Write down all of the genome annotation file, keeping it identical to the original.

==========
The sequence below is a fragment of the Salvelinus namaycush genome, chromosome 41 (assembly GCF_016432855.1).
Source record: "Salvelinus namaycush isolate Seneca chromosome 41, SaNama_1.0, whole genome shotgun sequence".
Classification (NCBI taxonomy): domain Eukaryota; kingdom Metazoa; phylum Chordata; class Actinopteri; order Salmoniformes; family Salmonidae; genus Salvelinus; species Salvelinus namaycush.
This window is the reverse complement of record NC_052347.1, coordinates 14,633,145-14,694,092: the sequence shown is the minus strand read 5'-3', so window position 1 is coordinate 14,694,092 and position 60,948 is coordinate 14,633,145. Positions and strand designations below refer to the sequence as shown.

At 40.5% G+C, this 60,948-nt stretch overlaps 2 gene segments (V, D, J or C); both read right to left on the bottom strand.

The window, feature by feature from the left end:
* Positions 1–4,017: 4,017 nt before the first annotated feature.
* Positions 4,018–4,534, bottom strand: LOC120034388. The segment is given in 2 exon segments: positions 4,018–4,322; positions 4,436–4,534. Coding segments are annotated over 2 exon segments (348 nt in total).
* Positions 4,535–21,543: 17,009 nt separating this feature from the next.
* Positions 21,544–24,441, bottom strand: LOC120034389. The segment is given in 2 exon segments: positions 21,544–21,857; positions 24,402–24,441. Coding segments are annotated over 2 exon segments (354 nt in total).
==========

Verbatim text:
The sequence below is a fragment of the Salvelinus namaycush genome, chromosome 41 (assembly GCF_016432855.1).
Source record: "Salvelinus namaycush isolate Seneca chromosome 41, SaNama_1.0, whole genome shotgun sequence".
Classification (NCBI taxonomy): domain Eukaryota; kingdom Metazoa; phylum Chordata; class Actinopteri; order Salmoniformes; family Salmonidae; genus Salvelinus; species Salvelinus namaycush.
This window is the reverse complement of record NC_052347.1, coordinates 14,633,145-14,694,092: the sequence shown is the minus strand read 5'-3', so window position 1 is coordinate 14,694,092 and position 60,948 is coordinate 14,633,145. Positions and strand designations below refer to the sequence as shown.

At 40.5% G+C, this 60,948-nt stretch overlaps 2 gene segments (V, D, J or C); both read right to left on the bottom strand.

The window, feature by feature from the left end:
* Positions 1–4,017: 4,017 nt before the first annotated feature.
* Positions 4,018–4,534, bottom strand: LOC120034388. The segment is given in 2 exon segments: positions 4,018–4,322; positions 4,436–4,534. Coding segments are annotated over 2 exon segments (348 nt in total).
* Positions 4,535–21,543: 17,009 nt separating this feature from the next.
* Positions 21,544–24,441, bottom strand: LOC120034389. The segment is given in 2 exon segments: positions 21,544–21,857; positions 24,402–24,441. Coding segments are annotated over 2 exon segments (354 nt in total).